Guide to the Research Collections




Among the 130 periodical titles in medicine listed as present in the Research Libraries, approximately 20 are in the field of medical history, such as the Archiwum historii medycyny (1964- ), the Bulletin of the History of Medicine (1933- ), and Sudhoffs Archiv (1908- ). There are also substantially complete files of the American Journal of Nursing (1900- ) and the Journal of the American Medical Association (1885- ). Journals relating to vivisection number 4 titles including the Anti-Vivisectionist (1949- ).

The library retains a few general directories of the profession, the most important being the American Medical Directory, the Biographical Directory of the American Psychiatric Association, Directory of Medical Specialists, and Medical Directory of New York State. The latest issue of these titles is on the open shelves in the Main Reading Room. Back issues are in the general collections, as are foreign directories such as the British Medical Register. The Science and Technology Research Center has selected standard dispensatories and pharmacopoeias for the use of the physical scientist. The library relies upon the major indexes of medical literature such as Index Medicus and its predecessors, Cumulated Index Medicus, and the catalogs of organizations such as the National Library of Medicine.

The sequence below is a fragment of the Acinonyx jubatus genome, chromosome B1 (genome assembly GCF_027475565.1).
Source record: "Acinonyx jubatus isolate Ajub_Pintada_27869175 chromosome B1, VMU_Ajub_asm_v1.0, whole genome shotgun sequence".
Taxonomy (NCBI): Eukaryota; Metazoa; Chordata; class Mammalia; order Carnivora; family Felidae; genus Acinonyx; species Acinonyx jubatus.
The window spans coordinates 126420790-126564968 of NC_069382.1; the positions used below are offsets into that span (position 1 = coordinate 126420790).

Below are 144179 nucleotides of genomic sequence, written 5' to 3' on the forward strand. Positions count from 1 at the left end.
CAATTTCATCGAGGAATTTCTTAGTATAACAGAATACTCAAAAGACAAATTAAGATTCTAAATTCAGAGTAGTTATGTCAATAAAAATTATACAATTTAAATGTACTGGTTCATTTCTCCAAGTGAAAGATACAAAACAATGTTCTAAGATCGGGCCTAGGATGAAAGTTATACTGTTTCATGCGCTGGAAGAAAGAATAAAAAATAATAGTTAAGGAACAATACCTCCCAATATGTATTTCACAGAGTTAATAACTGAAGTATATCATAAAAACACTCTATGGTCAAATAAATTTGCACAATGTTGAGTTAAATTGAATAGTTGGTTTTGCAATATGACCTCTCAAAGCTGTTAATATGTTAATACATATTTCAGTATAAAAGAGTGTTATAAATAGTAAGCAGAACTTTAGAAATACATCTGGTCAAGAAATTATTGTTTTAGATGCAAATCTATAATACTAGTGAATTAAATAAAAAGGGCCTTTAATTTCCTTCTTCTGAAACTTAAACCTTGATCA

The history of medicine is well documented in the holdings, with a good retrospective collection. Annual reports of medical schools (primarily from the nineteenth century) and New York City hospitals are an outstanding feature, since they represent both the social and historical aspects of the subject. Reports from hospitals outside New York City and those in foreign countries are not particularly well represented. Official reports of state boards of health and medical examiners, while not complete, are present in large numbers. In addition, a number of works relating to the history of medicine, while not classified with the subject in the Public Catalog, may be found under headings such as "U.S. History--Civil War--Medical and Sanitary Affairs." There are materials on specific diseases such as tuberculosis; for the most part these are older items of the late nineteenth and early twentieth centuries, and concern the prevention of the disease. The library has collected works on syphilis, particularly those treating its supposed connection with the discovery of America. Thus the Rare Book Division holds a first edition of Girolamo Fracastoro's Syphilis sive Morbus Gallicus (Verona, 1530) which gave a name to the disease and also a copy of the rarer and more complete Rome edition of 1531. Other works of interest include those on the early treatment of syphilis such as Ulrich von Hotten's De Guaiaci Medicina et Morbo Gallico (1519). Ruy Diaz de Isla's Tractado ... contra el mal serpentina (1542) is available in a second edition; in this work the physician describes his treatment of a number of Columbus's men in Barcelona after their return from Haiti in 1493.